What Are Due Diligence Reports?

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  • Written By: Kathy Heydasch
  • Edited By: O. Wallace
  • Last Modified Date: 23 September 2019
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Due diligence reports contain information regarding the stability of a company or organization. They are typically required when a company is analyzing another company for possible acquisition. The buying company needs to know all the details of the stability of the selling company before making an informed decision on whether or not to purchase. Due diligence reports may be produced by an outside accounting firm or might be the result of an internal audit.

Verifying the accuracy of financial information is usually the goal of due diligence reports. These reports will double-check the numbers related to financial statements such as a balance sheet and profit and loss report. Especially large assets such as machinery and accounts receivable will need to be verified before a company purchase is made.

While due diligence reports usually focus on the financial aspects of a company, there are other topics that can be covered as well. For example, is the company currently the target of any lawsuits? Does the company have a secure network and up-to-date IT software and hardware? Are there any problems with the manufacturing process? All of these questions are examples of due diligence reports that are non-financial but could have a huge impact on a company’s solvency.


Analyzing a company’s stability can be an exhaustive process, so due diligence reports can help break the process down into categories for evaluation. These categories include, but are not limited to, financial audits, environmental impact studies, marketing analyses, information systems audits and management evaluations. By breaking a company down into smaller sections, it becomes easier to evaluate.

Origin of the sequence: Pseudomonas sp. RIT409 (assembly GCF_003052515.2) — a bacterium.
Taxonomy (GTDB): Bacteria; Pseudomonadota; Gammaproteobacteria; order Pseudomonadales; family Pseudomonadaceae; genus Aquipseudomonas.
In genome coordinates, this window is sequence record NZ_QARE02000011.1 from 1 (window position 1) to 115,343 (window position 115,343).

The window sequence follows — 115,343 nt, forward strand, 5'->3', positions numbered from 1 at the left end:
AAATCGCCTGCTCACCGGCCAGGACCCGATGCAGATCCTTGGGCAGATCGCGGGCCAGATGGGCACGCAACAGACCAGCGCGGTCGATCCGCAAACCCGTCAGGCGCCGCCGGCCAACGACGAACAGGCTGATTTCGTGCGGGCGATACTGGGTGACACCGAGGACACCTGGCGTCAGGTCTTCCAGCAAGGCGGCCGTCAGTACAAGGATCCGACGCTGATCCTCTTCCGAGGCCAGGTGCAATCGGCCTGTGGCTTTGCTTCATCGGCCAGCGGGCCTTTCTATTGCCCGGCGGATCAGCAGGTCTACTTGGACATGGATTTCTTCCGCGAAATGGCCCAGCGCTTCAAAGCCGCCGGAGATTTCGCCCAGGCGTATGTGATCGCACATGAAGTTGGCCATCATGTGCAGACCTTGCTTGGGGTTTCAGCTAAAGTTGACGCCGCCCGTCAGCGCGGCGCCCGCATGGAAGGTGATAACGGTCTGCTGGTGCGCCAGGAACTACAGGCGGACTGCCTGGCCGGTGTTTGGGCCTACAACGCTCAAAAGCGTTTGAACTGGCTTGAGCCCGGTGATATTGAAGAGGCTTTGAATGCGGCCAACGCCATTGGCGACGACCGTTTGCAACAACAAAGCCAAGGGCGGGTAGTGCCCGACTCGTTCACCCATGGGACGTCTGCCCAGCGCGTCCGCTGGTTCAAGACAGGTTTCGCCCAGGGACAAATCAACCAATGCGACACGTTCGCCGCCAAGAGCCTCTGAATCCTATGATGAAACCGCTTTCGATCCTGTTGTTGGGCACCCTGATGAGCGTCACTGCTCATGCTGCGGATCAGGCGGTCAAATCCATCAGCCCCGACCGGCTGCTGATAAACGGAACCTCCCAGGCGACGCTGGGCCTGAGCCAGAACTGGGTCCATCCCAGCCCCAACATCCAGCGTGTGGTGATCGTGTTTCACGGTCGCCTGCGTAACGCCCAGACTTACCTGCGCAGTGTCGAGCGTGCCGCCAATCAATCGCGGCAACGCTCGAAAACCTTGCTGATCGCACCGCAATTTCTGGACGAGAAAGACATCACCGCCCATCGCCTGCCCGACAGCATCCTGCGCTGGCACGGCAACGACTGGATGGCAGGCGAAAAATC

Legal obligations can be tied to due diligence as well. Potential investors have a reasonable expectation that their broker exercises due diligence when advising for or against certain investments. The term due diligence, used in this manner, dates back to 1933 and the United States’ Securities Act. In that piece of legislation, law-makers needed to establish the level of liability of investors who advise others to buy shares in a company. The law states that as long as the investors exercised due diligence, or a proper amount of investigation, they cannot be held liable if or when those investments turn bad.

The term due diligence does not always have to be related to legal or financial matters. Nowadays, a person can be said to exercise due diligence when making a complex decision by conducting extensive research.


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